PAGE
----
When news broke on Monday that a Minnesota man who joined al-Shabab seven years ago was in the hands of the Somali government, some jihadists on social media were puzzled.
Many young jihadist sympathizers had looked up to Mohamed Abdullahi Hassan, better known as Mujahid Miski, long known for fighting the Somali forces.
"Never should I trust an Apostate government that bows to Shirk-ocracy [Democracy]," he proclaimed last year when asked if he trusts the Somali government.
In mid-2014, on the anonymous question-and-answer website ask.fm, Hassan gave a hint of his extremist views, offered guidance to potential recruits, responded to questions and engaged with followers in the West.
Although ask.fm suspended Hassan's account soon after it began to attract attention, MPR News saved a collection of Hassan's postings.
His admirers asked him questions that ranged from the frivolous ("What two animals, if combined, would make for an awesome animal?") to the serious: "If I showed up, how quickly do you think I could get to go to a training camp?"
He was asked in what country he would prefer to do his fighting.
"Wallahi," Hassan said, using an Arabic expression, "I believe Sham [Syria] is better then The Rest and Yemen comes second."
Reading back over Hassan's musings on social media, it becomes clear that he was fascinated with Syria and unsatisfied staying in Somalia.
The U.S. State Department said Monday that Hassan had surrendered to Somali authorities in November. Hassan, who turned a fierce critic of al-Shabab after a falling out with the terror group, disputed that assertion and said he had been captured.
Hassan was among a faction of al-Shabab members who recently shifted their support from al-Shabab to ISIS. Al-Shabab and ISIS are rivals in Somalia.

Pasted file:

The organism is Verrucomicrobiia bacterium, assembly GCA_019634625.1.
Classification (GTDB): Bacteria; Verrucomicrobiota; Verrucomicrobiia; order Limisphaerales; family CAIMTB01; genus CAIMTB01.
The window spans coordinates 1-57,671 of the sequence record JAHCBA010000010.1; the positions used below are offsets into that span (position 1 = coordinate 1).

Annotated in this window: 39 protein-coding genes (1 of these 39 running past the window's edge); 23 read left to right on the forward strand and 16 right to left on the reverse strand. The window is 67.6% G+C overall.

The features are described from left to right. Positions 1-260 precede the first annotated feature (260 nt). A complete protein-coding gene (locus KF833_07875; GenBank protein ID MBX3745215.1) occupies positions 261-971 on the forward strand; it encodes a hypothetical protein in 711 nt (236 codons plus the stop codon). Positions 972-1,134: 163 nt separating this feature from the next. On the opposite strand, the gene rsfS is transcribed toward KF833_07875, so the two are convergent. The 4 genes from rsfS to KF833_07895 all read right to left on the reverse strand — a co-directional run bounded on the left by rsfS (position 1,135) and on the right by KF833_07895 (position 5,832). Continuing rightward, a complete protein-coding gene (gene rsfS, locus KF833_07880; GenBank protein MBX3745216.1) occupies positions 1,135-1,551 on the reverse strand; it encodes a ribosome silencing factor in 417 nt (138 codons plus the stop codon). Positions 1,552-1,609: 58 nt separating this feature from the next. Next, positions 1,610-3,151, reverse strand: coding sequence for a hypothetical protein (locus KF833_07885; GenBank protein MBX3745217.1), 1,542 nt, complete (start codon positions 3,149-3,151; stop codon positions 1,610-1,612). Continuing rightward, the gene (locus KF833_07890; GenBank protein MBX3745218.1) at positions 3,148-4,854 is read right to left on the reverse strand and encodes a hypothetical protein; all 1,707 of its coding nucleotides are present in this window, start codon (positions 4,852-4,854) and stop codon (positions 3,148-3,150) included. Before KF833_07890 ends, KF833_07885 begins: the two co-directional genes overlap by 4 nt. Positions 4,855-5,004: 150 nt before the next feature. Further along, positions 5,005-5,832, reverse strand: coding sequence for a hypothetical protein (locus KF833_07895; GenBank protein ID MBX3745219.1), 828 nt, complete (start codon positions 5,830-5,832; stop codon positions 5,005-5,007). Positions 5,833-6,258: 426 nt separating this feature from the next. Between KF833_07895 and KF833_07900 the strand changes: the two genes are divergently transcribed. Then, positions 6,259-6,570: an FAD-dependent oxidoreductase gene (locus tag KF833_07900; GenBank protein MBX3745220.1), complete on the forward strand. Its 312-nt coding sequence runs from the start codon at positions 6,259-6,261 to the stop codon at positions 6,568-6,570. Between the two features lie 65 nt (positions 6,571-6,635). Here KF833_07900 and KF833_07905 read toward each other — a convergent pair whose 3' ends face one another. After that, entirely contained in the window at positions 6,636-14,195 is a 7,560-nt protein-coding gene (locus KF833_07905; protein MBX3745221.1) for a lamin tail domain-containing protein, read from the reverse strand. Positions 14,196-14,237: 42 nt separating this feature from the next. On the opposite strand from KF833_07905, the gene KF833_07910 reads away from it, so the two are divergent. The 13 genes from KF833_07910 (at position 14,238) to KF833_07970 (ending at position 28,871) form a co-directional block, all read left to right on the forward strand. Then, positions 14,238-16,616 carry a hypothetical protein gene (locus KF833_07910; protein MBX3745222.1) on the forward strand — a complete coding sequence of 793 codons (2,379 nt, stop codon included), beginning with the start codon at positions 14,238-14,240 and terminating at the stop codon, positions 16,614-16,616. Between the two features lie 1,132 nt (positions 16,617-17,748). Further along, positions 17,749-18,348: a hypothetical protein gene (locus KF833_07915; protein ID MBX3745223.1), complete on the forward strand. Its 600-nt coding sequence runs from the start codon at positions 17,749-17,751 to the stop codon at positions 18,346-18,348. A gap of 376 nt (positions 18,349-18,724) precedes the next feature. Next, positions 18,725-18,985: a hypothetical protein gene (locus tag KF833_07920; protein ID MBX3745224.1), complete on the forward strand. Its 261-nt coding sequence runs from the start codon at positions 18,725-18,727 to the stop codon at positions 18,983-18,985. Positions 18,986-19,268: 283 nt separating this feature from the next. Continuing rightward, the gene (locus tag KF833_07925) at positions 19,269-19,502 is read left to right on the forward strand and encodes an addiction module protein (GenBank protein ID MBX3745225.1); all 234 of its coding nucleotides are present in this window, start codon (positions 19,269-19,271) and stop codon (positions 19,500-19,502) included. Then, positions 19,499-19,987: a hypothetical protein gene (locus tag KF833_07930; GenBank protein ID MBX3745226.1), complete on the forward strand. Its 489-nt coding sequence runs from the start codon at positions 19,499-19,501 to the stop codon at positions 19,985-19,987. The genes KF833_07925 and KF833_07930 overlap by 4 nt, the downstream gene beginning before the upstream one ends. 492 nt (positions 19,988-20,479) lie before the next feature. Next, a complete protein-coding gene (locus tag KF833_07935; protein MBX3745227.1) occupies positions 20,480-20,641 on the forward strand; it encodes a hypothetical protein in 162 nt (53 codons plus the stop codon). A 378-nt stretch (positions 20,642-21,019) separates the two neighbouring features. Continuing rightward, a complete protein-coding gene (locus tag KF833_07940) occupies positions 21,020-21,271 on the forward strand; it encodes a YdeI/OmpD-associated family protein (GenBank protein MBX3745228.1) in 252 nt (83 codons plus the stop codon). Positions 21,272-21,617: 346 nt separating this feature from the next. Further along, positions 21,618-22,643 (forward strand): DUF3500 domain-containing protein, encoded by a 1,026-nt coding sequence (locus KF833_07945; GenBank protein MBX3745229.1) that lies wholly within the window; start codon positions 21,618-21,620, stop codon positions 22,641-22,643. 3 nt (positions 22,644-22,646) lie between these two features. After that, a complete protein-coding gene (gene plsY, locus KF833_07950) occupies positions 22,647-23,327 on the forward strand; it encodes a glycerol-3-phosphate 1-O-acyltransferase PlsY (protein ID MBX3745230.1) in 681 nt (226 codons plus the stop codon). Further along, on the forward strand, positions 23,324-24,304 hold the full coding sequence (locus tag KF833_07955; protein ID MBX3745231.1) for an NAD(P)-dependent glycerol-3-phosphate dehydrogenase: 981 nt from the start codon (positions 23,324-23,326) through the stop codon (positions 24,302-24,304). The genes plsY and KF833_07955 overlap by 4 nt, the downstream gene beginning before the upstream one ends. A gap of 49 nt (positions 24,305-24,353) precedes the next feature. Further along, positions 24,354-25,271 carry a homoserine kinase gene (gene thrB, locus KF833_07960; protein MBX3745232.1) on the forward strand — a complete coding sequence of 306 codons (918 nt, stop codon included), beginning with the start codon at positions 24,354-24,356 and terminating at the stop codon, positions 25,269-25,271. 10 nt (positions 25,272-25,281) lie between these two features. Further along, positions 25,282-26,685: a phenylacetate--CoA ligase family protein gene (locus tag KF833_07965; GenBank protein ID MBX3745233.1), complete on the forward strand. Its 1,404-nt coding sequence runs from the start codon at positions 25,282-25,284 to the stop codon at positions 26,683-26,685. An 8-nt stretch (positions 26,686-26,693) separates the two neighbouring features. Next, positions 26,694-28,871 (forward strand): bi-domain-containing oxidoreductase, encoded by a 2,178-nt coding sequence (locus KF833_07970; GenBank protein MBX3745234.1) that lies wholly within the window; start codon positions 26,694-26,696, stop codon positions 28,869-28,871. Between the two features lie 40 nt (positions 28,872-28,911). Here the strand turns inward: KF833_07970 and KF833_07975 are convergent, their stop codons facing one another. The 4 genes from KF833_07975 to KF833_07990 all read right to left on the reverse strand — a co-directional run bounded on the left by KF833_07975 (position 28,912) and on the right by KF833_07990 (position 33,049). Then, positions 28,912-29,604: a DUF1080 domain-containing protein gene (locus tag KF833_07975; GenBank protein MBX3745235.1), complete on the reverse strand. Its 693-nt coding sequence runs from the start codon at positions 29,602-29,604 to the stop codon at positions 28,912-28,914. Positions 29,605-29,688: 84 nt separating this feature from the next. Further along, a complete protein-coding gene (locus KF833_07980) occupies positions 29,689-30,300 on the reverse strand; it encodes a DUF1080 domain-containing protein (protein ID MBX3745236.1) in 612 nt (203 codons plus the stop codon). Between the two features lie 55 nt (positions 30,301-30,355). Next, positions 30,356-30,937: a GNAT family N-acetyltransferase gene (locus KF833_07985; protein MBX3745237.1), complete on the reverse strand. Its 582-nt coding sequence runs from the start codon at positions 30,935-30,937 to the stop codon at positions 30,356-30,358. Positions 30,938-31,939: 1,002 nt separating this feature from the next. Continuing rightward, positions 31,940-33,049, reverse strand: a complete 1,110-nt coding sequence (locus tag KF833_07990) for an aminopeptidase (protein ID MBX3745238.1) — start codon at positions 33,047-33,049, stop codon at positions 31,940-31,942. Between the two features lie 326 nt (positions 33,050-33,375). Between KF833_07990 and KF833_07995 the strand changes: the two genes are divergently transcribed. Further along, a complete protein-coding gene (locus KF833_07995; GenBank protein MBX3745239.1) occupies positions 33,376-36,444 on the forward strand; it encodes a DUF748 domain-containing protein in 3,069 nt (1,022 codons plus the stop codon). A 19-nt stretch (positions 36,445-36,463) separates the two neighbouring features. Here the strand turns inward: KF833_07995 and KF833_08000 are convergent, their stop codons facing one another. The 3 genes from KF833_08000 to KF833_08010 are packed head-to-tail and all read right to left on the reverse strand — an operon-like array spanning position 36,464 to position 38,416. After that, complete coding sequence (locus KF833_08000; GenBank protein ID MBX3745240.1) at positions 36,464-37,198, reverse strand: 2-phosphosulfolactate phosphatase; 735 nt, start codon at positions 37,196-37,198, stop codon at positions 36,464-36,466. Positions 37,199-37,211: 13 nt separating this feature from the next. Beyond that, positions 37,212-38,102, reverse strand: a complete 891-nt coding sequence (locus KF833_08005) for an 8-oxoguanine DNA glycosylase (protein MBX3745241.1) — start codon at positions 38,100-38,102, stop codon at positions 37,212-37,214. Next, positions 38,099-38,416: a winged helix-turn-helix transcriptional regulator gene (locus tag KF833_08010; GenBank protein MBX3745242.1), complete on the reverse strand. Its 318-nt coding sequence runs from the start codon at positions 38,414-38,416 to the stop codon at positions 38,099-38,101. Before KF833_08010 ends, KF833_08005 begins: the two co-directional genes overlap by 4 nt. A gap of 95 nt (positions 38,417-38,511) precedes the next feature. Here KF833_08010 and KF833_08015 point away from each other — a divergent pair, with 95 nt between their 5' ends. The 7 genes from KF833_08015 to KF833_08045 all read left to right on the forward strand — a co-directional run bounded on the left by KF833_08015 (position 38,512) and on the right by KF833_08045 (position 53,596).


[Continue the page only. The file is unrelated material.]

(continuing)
In an interview with the Voice of America, Hassan said the al-Qaida-aligned group raided his house a month ago. Hassan added that he was arrested near the Somali coastal town of Barawe after villagers reported him to government forces.
He denied being a member of ISIS and said he has "no intention of coming back" to the United States.
In 2008, Hassan, then 17, was part of a group of Minnesotans who left for Somalia and took up arms for al-Shabab.
On ask.fm, Hassan used his jihadi moniker, "Mujahid Miski @Muhammad Miski," and described himself as "Just a weak Muhajir [migrant] from the United Snakes who strives to Achieve Shahadah [martyrdom] and to raise up the Black Banner."
In one posting, Hassan said he was praying that God would help him go to Syria one day.
An anonymous user asked: "How did you go from living in America, a westen environment, to living in Jihad feesabilillah [in the cause of Allah]?"
"We were determined to Migrate and leave all that," he replied, "in exchange for what we have today ... which is Living Under the Shari'ah of Allah."
Another user asked if foreign fighters who join al-Shabab buy their own guns or if the group provides them.
Fighters who come from the West, Hassan said, should bring enough money to buy their own AK-47s.
"Consider the Ak47 your first wife," he wrote. "clean it, take good care of it and hold on to is as hard as possible."
Since he became known on social media, Hassan earned a reputation among young people attracted to terrorist groups. But the news of his defection caught some off guard.
One alleged ISIS supporter in Somalia tweeted that Hassan was better off in the hands of the Somali forces "than being tortured and killed by a misguided cult that claims to be mujahideens-Alshabab."
Hassan's supporters repeated his claim that he didn't surrender.
"Our brother #MujahidMiski got caught by the appostate government of Somalia near Barawe. HE DID NOT HAND HIMSELF OVER TO THEM," tweeted Abu Ramzi Ashami, who said he had communicated with Hassan.
But al-Shabab fighters took the opportunity to paint Hassan as a coward, and started a hashtag in Arabic that said: #Mujahid_Miski_Surrendered _To_The_Apostates.
"The man surrendered himself to the apostates," tweeted Ibnu Abu Zubayr, an alleged al-Shabab fighter. "for the past 32 days he was in a security house in Mogadishu with Internet &Telephone to contact his friends."
On ask.fm, Hassan was asked what he missed the most.
"The Fam," Hassan replied, without completing the word "family."
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